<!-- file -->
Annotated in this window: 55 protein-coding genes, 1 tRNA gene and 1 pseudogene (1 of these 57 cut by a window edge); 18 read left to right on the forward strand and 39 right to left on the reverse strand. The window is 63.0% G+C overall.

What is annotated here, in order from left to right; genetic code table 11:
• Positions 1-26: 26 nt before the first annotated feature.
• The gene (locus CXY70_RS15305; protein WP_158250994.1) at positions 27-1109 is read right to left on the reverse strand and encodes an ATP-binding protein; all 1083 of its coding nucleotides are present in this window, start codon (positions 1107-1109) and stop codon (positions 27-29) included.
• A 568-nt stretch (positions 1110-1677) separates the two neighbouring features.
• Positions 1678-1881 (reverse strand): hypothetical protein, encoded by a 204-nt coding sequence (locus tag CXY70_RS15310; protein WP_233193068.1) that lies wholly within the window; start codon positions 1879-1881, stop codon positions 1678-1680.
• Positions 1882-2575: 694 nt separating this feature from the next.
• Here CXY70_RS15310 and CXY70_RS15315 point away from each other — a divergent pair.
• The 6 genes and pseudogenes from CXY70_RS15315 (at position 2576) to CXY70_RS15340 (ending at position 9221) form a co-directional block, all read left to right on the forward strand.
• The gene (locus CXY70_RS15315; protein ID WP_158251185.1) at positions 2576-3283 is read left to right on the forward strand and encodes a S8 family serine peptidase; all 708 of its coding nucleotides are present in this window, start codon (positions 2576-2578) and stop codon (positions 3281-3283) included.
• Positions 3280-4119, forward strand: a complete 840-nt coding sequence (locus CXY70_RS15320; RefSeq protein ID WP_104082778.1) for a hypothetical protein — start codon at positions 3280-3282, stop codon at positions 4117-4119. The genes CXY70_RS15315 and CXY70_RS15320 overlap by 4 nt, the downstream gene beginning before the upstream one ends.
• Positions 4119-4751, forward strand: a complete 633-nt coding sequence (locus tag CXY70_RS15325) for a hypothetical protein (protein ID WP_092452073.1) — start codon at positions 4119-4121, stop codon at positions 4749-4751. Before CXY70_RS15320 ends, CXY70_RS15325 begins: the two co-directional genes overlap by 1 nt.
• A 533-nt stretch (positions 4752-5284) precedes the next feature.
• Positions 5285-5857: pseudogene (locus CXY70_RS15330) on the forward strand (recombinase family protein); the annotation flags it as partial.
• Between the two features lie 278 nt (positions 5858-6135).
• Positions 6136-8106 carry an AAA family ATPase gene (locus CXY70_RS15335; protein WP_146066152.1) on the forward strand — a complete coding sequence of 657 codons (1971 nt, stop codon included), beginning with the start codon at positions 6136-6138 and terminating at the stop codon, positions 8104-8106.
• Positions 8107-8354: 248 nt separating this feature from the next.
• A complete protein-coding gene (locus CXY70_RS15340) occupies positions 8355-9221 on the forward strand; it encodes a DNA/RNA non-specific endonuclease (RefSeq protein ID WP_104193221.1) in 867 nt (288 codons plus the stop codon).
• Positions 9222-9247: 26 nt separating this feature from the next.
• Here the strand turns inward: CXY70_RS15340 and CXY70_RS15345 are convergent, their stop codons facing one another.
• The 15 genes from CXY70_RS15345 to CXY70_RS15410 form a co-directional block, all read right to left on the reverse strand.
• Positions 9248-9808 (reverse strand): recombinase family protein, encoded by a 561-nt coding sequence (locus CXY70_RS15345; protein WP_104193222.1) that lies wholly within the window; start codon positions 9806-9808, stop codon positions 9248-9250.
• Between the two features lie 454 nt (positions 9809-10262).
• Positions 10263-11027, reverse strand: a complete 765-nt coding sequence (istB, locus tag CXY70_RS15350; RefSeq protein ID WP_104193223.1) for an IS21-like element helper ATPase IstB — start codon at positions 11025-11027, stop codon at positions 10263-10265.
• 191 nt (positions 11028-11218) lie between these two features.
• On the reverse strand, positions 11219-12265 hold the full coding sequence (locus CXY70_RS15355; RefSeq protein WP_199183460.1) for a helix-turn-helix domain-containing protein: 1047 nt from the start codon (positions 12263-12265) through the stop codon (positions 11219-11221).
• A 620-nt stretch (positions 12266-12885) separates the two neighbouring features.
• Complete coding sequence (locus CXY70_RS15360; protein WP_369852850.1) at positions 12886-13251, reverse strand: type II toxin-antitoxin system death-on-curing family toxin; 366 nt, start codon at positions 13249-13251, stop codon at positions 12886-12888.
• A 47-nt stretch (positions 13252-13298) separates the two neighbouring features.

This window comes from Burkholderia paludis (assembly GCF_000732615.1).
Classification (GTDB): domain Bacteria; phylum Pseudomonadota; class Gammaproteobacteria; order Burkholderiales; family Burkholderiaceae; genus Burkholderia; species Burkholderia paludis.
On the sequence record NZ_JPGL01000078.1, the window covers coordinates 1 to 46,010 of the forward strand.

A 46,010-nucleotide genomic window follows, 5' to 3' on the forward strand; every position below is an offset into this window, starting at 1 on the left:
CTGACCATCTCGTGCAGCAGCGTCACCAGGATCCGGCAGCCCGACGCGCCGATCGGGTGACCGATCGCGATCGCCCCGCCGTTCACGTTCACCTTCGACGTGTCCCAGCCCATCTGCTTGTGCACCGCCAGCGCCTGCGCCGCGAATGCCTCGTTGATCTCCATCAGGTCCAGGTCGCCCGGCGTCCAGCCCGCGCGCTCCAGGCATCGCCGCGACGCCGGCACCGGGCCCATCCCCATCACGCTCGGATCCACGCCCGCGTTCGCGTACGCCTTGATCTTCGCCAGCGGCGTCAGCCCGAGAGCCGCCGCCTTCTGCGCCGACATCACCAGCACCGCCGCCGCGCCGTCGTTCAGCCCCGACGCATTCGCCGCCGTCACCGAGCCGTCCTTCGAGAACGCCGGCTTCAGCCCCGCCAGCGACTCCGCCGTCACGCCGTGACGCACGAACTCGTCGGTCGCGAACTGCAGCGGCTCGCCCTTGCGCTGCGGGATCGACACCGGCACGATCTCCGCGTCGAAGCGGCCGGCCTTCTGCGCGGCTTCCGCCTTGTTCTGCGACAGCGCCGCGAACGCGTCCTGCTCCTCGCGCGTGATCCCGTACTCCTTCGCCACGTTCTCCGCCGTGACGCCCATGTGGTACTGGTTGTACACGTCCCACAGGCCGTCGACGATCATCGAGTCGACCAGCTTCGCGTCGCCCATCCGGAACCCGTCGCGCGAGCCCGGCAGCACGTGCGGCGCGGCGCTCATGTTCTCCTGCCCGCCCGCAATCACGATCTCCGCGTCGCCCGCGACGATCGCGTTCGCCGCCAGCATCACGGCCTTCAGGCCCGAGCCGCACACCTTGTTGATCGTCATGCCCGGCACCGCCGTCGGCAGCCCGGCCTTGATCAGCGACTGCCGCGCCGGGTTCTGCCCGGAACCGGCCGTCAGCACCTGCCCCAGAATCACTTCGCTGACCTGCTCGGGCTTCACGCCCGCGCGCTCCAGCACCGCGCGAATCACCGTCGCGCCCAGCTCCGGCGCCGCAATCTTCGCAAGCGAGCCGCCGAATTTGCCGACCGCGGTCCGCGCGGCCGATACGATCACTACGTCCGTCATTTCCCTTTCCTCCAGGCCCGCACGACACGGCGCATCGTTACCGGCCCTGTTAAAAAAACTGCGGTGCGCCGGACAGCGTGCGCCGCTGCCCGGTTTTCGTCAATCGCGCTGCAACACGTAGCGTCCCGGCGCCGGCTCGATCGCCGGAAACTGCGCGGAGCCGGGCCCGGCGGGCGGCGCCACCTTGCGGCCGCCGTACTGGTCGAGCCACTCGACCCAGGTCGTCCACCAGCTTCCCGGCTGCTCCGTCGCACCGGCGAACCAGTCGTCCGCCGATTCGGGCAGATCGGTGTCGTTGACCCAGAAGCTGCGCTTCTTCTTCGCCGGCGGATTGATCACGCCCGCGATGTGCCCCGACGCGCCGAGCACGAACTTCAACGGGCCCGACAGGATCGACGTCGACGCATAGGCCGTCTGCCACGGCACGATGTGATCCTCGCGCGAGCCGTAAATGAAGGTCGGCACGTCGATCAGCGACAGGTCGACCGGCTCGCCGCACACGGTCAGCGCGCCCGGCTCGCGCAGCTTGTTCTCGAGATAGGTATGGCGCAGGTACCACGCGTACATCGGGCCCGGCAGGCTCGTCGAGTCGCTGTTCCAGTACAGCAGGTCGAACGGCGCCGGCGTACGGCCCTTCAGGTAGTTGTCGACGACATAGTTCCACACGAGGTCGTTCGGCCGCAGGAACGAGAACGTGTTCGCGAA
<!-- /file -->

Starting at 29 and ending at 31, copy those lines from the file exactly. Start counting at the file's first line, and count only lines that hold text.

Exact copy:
• A 47-nt stretch (positions 13252-13298) separates the two neighbouring features.

This window comes from Burkholderia paludis (assembly GCF_000732615.1).
Classification (GTDB): domain Bacteria; phylum Pseudomonadota; class Gammaproteobacteria; order Burkholderiales; family Burkholderiaceae; genus Burkholderia; species Burkholderia paludis.